High blood pressure, diabetes and obesity each linked to unhealthy brains
11 Mar 2019
Factors that influence the health of our blood vessels, such as smoking, high blood pressure, obesity and diabetes are linked to less healthy brains, according to new research part-funded by the MRC.
The study, published in the European Heart Journal, examined the associations between seven vascular risk factors and differences in the structures of parts of the brain. The strongest links were with areas of the brain known to be responsible for our more complex thinking skills, and which deteriorate during the development of Alzheimer’s disease and dementia.
The researchers examined MRI scans of the brains of 9,772 people, aged between 44 and 79, who were enrolled in the UK Biobank study – one of the largest groups of people from the general population to have data available on brain imaging as well as general health and medical information.
The researchers looked for associations between brain structure and one or more vascular risk factors, which included smoking, high blood pressure, high pulse pressure, diabetes, high cholesterol levels, and obesity as measured by body mass index (BMI) and waist-hip ratio. These have all been linked to complications with the blood supply to the brain, potentially leading to reduced blood flow and the abnormal changes seen in Alzheimer’s disease.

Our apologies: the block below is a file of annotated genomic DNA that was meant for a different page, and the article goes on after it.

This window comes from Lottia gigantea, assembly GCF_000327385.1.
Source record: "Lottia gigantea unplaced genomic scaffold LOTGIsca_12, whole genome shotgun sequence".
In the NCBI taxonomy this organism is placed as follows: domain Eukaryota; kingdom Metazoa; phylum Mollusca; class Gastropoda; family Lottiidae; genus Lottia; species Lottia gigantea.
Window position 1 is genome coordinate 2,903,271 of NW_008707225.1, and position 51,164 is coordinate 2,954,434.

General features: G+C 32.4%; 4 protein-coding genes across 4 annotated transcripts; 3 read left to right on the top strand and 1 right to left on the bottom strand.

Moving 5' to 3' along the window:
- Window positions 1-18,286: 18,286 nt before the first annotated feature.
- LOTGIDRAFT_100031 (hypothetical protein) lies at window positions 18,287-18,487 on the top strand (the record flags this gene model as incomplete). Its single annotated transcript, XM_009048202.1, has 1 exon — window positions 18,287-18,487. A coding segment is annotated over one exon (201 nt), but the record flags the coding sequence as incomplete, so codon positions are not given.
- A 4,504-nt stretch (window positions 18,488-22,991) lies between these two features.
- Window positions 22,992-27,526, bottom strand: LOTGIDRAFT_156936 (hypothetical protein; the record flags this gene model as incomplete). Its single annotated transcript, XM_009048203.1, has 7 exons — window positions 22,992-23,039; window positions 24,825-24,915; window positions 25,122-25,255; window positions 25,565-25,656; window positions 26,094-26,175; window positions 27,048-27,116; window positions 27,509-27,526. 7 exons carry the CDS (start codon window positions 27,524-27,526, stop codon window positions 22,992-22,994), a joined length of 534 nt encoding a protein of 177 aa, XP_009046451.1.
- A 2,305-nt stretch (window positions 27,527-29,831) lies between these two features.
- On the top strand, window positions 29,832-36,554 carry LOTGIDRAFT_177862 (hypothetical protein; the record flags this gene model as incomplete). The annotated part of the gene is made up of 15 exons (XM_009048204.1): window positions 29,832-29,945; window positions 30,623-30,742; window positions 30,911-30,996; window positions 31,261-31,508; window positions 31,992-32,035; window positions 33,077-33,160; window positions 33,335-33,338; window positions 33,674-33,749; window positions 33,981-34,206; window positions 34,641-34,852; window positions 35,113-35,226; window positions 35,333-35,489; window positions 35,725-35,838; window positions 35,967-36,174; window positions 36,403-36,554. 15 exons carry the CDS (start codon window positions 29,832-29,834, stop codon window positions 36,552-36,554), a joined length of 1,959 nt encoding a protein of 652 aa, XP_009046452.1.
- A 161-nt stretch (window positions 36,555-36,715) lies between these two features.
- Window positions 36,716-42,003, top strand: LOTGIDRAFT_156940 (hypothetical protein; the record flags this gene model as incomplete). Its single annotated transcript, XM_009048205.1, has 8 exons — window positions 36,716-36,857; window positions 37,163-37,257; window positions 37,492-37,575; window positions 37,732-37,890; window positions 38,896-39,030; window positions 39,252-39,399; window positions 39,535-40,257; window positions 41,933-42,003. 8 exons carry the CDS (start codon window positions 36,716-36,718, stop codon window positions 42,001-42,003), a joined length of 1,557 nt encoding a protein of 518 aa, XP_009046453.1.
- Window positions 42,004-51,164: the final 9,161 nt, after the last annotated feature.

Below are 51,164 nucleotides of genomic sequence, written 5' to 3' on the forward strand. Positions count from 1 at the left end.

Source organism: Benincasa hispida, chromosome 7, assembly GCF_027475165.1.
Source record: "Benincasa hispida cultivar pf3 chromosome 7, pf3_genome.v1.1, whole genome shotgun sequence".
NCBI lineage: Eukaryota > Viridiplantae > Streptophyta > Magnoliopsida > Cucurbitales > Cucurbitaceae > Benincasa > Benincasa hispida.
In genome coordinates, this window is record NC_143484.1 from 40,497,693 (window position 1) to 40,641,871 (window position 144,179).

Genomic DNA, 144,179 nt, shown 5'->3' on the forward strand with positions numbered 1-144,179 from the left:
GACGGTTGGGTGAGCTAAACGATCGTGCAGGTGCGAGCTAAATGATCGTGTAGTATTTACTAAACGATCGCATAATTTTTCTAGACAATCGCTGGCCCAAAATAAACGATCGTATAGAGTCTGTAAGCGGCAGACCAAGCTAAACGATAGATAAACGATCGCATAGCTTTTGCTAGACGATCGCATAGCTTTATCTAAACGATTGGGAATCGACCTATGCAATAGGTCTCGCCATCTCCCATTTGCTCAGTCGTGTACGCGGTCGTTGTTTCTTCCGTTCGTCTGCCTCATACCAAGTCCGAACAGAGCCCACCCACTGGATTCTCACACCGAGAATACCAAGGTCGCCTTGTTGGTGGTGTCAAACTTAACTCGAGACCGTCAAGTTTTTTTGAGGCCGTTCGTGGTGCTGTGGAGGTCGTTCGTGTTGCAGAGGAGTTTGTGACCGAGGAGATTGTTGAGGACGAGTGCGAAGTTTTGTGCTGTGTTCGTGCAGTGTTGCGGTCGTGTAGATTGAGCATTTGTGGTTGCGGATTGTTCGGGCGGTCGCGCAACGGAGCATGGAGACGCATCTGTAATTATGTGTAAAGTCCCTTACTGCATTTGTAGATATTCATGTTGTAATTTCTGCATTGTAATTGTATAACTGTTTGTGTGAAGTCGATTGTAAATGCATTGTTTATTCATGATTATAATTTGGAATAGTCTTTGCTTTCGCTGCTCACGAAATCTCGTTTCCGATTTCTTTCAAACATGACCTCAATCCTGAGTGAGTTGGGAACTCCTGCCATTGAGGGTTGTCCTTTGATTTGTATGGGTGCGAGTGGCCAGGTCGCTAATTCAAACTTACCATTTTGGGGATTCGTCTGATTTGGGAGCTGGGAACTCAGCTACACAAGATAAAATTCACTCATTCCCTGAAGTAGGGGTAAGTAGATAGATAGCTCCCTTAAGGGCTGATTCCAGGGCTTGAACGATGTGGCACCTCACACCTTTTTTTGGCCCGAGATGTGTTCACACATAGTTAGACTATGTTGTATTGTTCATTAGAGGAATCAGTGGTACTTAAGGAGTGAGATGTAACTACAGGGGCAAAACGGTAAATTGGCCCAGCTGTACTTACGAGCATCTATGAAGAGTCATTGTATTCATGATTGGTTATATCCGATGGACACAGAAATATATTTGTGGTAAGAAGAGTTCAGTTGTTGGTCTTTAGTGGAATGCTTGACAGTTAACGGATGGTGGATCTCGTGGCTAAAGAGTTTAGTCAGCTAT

They found that, with the exception of high cholesterol levels, all of the other vascular risk factors were linked to greater brain shrinkage, less grey matter (tissue found mainly on the surface of the brain) and less healthy white matter (tissue in deeper parts of the brain). The more vascular risk factors a person had, the poorer was their brain health.
Lead author, Dr Simon Cox, a senior research associate at the Centre for Cognitive Ageing and Cognitive Epidemiology at the University of Edinburgh, said: “We found that higher vascular risk is linked to worse brain structure, even in adults who were otherwise healthy. These links were just as strong for people in middle-age as they were for those in later life, and the addition of each risk factor increased the size of the association with worse brain health.”
Smoking, high blood pressure and diabetes were the three vascular risk factors that showed the most consistent associations across all types of brain tissue types measured.
Dr Cox said: “We compared people with the most vascular risk factors with those who had none, matching them for head size, age and sex. We found that, on average, those with the highest vascular risk had around 18ml, or nearly 3%, less volume of grey matter, and one-and-a-half times the damage to their white matter – the brain’s connective tissue – compared to people who had the lowest risk.”
Dr Ivan Pavlov, programme manager of multimorbidity at the MRC, said: “This research underscores the fact that risk factors for poor physical health, in particular, cardiovascular, can also negatively impact on our brains. Although the study did not address cognitive functions, and the structural changes were small in magnitude, it indicates that keeping blood vessels in good shape and healthy lifestyle choices may have benefits beyond one’s heart and could slow down changes commonly associated with brain ageing.”
Now the researchers plan to measure the links between vascular risk factors and thinking skills in the UK Biobank participants and in other groups too. In addition, they are following older people, and carrying out multiple scans and tests of thinking skills.